Once it’s identified and dealt with through self-reflection and lifestyle changes, compassion fatigue usually gets better quickly. If you think you have it, you should see your doctor or mental health provider as soon as possible.
It’s important to be aware of the warning signs of caretaker burnout to recognize when you have them. There are a number of things you can do to take care of yourself, stay healthy, and prevent burnout, including:
- Ask others for help. Remember that you don’t have to do everything. It’s OK to ask friends and family to do some of your caretaking tasks.
- Get support. Talking about what you’re going through and getting support from family and friends or a support group helps you process your feelings and emotions. Holding everything in can make you depressed and contribute to feeling overwhelmed. Consider seeking professional counseling, if necessary.
- Be honest with yourself. Know what you can and can’t do. Do the tasks that you can, and delegate the rest to others. Say no when you think a task will be too stressful or you don’t have time to do it.
- Talk to other caregivers. This helps you get support as well as allowing you to give support and encouragement to others going through something similar.
- Take regular breaks. Breaks help relieve some of your stress and restore your energy. Use the time to do the things that relax you and improve your mood. Even 10-minute breaks can help.
- Attend social activities. Meeting with friends, continuing your hobbies, and doing things you enjoy are important to maintain your happiness and avoid isolating yourself. The activity should be something that gets you away from the daily routine and setting of caregiving.
- Pay attention to your feelings and needs. It’s easy to forget to take care of your needs when you’re a caretaker. It’s important to focus on of yourself regularly and take care of your needs.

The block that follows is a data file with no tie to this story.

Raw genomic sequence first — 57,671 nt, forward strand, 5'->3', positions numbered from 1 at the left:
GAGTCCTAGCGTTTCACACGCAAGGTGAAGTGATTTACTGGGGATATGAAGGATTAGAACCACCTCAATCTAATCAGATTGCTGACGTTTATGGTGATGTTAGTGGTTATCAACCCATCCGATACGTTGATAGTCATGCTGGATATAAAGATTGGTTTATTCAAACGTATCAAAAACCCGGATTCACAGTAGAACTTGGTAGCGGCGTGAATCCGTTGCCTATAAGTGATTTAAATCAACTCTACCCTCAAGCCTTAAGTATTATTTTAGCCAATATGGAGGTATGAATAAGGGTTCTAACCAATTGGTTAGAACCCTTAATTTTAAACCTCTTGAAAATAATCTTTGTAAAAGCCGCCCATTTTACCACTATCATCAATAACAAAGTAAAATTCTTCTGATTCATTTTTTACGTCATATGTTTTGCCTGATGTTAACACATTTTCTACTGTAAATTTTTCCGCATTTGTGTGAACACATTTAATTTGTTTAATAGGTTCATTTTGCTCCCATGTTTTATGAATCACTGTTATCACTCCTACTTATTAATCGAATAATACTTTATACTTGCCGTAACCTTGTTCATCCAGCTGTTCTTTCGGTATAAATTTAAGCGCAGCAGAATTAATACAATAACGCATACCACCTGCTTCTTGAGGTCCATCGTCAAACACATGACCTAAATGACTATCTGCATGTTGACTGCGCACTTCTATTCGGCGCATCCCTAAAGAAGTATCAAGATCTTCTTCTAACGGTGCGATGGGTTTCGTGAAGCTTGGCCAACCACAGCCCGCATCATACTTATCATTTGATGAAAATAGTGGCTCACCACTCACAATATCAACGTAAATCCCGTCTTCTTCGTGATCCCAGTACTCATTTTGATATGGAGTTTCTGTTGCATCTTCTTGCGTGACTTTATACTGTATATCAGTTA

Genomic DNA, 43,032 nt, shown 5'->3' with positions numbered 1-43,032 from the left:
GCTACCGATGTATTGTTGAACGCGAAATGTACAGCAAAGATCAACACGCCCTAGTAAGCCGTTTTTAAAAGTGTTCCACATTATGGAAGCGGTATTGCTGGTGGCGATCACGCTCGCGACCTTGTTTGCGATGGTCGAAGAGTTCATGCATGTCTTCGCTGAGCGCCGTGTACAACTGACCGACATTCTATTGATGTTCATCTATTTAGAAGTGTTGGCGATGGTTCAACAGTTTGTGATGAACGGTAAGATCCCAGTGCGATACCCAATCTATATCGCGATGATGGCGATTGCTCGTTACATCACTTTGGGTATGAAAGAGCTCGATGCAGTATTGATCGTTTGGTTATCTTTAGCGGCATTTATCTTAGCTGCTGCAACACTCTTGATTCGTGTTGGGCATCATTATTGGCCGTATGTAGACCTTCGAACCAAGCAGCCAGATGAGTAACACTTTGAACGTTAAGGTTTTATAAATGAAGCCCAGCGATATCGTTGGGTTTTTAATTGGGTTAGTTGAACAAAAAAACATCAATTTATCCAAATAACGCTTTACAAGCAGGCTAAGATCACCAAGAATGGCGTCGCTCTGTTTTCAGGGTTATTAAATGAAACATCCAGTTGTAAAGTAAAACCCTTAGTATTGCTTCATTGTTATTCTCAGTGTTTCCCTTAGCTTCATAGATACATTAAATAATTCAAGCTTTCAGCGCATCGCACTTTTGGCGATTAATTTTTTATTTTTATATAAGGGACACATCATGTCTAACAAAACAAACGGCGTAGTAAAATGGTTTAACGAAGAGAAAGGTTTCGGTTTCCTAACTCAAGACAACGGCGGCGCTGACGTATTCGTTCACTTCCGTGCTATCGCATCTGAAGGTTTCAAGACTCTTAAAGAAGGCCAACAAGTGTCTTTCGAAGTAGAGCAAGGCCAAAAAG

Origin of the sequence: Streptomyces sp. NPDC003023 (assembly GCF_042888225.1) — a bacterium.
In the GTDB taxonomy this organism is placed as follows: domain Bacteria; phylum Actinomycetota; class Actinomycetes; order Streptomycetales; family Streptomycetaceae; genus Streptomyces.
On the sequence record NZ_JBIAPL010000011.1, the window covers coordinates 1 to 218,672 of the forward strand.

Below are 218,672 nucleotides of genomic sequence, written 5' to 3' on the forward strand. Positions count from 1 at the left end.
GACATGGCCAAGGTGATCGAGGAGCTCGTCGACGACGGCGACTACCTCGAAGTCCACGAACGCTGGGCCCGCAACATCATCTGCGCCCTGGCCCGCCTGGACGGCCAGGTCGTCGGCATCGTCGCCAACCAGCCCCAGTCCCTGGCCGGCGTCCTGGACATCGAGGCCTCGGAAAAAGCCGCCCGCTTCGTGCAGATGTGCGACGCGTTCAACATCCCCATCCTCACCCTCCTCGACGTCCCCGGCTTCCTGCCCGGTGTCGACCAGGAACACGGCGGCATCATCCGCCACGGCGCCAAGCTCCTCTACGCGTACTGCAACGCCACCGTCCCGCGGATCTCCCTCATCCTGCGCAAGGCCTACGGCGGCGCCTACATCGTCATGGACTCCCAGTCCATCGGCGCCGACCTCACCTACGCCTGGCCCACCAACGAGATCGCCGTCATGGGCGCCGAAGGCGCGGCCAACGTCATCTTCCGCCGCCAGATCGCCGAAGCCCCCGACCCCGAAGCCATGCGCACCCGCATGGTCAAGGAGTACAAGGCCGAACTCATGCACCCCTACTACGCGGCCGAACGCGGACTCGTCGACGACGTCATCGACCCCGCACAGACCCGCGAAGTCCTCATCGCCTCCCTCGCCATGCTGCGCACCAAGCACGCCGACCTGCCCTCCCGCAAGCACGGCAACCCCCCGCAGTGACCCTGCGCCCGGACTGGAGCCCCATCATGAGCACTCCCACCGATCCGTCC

- Take care of your health. Keep your regular doctor appointments, including for preventive care, take your medications, and see your doctor when you feel sick. If you aren’t healthy, you can’t take care of someone else.
- Eat a healthy diet. Eating nutritious meals keeps you healthy and improves energy and stamina. Avoid junk food, which can make you feel sluggish.
- Exercise. Exercising is a great way to relieve stress, increase energy, and take time for yourself. It can also improve depression.
- Maintain your sleep schedule. Getting enough rest is important for your well-being and to maintain your stamina.
- Take family leave. If you work, make use of family leave benefits available to you. Removing the stress of work can reduce your responsibilities and free up more time for yourself.
- Consider respite care. When you need a break, using respite care for a few hours to a few weeks is an option in most places. When you need a few hours or a day for yourself, in-home services, such as a home health aide or an adult day center, can take care of your loved one. A residential care facility provides overnight care if you need a longer break. The drawback is that you pay a fee for these services that usually isn’t covered by Medicare or insurance.